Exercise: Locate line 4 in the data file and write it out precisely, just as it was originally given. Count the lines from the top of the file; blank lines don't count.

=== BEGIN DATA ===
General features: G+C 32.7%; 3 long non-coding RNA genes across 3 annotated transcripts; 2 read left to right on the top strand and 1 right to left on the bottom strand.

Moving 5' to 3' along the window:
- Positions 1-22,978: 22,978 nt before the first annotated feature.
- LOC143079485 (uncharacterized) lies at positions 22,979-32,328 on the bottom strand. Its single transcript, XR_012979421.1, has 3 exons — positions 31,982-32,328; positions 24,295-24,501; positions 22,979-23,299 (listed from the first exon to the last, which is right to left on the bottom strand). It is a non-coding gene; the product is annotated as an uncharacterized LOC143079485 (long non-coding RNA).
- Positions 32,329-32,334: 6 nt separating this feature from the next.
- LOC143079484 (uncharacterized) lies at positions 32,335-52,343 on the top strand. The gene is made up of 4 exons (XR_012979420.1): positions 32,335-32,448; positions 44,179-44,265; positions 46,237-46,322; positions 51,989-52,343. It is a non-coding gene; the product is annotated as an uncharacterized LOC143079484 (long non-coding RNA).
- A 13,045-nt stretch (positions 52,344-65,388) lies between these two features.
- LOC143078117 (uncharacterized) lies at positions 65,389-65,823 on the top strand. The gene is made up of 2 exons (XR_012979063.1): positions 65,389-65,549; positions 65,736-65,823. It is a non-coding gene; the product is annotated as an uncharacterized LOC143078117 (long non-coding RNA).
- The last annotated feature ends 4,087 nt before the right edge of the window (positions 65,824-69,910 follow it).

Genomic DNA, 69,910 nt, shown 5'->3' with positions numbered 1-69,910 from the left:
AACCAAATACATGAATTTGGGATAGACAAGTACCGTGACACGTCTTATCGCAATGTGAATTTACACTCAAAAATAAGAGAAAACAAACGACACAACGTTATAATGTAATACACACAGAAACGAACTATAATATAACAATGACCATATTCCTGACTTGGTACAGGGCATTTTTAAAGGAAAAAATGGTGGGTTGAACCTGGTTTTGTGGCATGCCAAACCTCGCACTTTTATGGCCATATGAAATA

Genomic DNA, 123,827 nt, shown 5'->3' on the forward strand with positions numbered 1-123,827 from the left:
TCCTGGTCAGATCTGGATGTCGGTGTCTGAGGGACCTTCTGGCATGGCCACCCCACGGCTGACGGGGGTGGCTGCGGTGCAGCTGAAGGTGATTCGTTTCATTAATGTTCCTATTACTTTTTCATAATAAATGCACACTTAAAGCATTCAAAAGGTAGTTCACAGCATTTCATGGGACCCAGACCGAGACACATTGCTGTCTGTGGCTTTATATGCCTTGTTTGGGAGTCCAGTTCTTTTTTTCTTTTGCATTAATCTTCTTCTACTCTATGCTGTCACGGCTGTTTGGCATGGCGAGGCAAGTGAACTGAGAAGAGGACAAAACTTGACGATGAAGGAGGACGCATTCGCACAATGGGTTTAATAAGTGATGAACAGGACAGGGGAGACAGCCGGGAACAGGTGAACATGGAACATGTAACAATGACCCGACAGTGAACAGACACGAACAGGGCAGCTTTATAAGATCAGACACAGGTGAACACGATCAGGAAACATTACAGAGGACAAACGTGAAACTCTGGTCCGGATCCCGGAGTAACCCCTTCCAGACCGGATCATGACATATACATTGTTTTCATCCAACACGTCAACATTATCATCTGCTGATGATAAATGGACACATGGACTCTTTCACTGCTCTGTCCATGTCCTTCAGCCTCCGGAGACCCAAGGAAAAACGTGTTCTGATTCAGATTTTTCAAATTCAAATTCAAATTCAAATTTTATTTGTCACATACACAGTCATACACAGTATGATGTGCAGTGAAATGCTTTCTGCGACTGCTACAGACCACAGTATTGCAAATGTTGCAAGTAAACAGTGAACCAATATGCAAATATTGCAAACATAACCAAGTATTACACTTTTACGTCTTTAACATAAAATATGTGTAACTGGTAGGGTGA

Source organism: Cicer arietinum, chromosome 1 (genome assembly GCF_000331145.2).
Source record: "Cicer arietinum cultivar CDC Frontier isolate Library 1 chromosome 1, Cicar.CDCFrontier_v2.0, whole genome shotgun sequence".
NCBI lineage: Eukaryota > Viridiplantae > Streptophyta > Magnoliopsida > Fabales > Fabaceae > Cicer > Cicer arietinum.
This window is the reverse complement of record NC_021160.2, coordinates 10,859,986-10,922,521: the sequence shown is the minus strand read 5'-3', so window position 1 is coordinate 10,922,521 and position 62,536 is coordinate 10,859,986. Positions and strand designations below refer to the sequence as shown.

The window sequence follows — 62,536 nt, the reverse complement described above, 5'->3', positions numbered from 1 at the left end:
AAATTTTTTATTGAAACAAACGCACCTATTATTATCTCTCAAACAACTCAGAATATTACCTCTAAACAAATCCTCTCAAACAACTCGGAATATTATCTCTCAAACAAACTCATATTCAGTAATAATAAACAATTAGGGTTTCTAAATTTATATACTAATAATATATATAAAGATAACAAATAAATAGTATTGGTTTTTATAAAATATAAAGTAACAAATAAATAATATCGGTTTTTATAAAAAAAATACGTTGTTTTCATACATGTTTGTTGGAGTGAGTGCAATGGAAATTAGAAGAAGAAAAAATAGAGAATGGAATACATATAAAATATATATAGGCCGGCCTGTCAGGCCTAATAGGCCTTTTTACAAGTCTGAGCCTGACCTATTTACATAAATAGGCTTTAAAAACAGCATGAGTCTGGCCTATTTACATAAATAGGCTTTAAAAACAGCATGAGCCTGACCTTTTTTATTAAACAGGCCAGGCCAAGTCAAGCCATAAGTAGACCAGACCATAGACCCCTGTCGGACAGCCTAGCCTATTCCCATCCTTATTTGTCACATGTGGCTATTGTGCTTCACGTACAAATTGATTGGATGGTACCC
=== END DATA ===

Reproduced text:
- LOC143079485 (uncharacterized) lies at positions 22,979-32,328 on the bottom strand. Its single transcript, XR_012979421.1, has 3 exons — positions 31,982-32,328; positions 24,295-24,501; positions 22,979-23,299 (listed from the first exon to the last, which is right to left on the bottom strand). It is a non-coding gene; the product is annotated as an uncharacterized LOC143079485 (long non-coding RNA).